It takes a particular kind of nerd to be hunched over his computer screen in Cambridge, Massachusetts, writing about the investigation into the Boston Marathon bombers. I was compelled to write about this, however, because this was the culmination of a high-profile investigation where the Federal Bureau of Investigation (FBI) explicitly sought crowdsourcing assistance in identifying two suspects in the Boston Marathon bombing.
While speculation was already under way on sites like Reddit and 4chan, the online community began minutely analysing the photographs provided by the FBI. This was not really like sticking ‘Wanted’ posters on a wall. What made it different? It isn’t technology, in itself, that is crucial here — though the ubiquity of sophisticated devices that capture images does help.
The distinction lies in how technology allows us to interact (and the norms shaping those interactions), enabling data-collection, investigation and analysis, not by an individual or identifiable pockets of individuals, but by a broad, undefined community.
So — what if Sherlock Holmes was not one person but many people? Apart from getting data from diverse sources, there is the sense that harnessing group intelligence gives you access to this problem-solving resource that is larger than the sum of its parts. We may be looking at a future where an investigative, online ‘hive mind’ proves to be an effective detection tool. The internet has, after all, been used to nab criminals in the past, like Aidan Folan, who was identified online, in connection with suspected involvement in a New York mugging.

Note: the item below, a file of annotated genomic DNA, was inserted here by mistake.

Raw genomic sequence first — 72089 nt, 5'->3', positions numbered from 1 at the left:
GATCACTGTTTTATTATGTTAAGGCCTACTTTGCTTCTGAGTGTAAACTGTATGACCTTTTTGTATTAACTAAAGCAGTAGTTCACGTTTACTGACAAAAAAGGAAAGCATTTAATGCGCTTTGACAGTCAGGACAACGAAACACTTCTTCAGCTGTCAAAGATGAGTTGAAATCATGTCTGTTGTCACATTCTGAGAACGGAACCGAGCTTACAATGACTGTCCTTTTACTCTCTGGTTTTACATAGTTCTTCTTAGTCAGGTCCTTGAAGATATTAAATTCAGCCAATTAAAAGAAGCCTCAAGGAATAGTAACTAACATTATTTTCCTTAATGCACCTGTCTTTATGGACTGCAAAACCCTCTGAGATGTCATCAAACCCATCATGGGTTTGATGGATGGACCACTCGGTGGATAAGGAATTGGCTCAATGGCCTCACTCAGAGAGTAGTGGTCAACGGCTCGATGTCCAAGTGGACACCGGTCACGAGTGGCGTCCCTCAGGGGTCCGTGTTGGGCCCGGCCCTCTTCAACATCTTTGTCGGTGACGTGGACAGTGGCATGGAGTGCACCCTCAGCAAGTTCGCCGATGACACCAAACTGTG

There is, however, a murkier aspect to all of this group-sleuthing. Accuracy is a problem, but that is an issue even in traditional, State-run detective work. Online finger-pointing, however, looks a lot worse. Consider, for a moment, the effect on someone being falsely accused in an online community.
For the record, this has happened in this case, as an innocent high school student’s picture at the marathon, which drew attention on Reddit, wound up on the front page of the New York Post. From this angle, crowdsourcing looks less like the work of citizen detectives, and more like mob vigilantism.
The fact that this effort involves lots of people, and is located online, makes the effects of an error more serious, given not only the size of the audience, but also the nature of the accuser, which is essentially a large group into which individual identities are partially subsumed.
The State, for the foreseeable future, will have a lead role in investigation and capture. This is desirable initially, at least until suspects are authoritatively identified, so that crowdsourced investigation is focused instead of speculative. A small minority may be driven by voyeuristic impulses. Even in the real world, people tend to gape and gossip around crime scenes.
There are, however, positive impulses that fuel the desire to contribute to justice, and those impulses become apparent in the self-regulation of the online community. Take, for instance the subreddit called Findbostonbombers, which adapted itself to optimise the pursuit of its mission.
The ‘rules’ of this forum, which evolved with the ‘investigation’, stipulate that racism will not be tolerated, that vigilante justice is not condoned and that personal information should not be posted. Therefore, the crowd itself transformed the rules of interaction, impelled not only by the overall purpose it set out to achieve, but also, perhaps, by the noble impulses that caused people to participate in the first place, creating a moral membership that binds the online political community.
Karan Lahiri is a lawyer and currently pursuing his LLM degree at Harvard Law School
The views expressed by the author are personal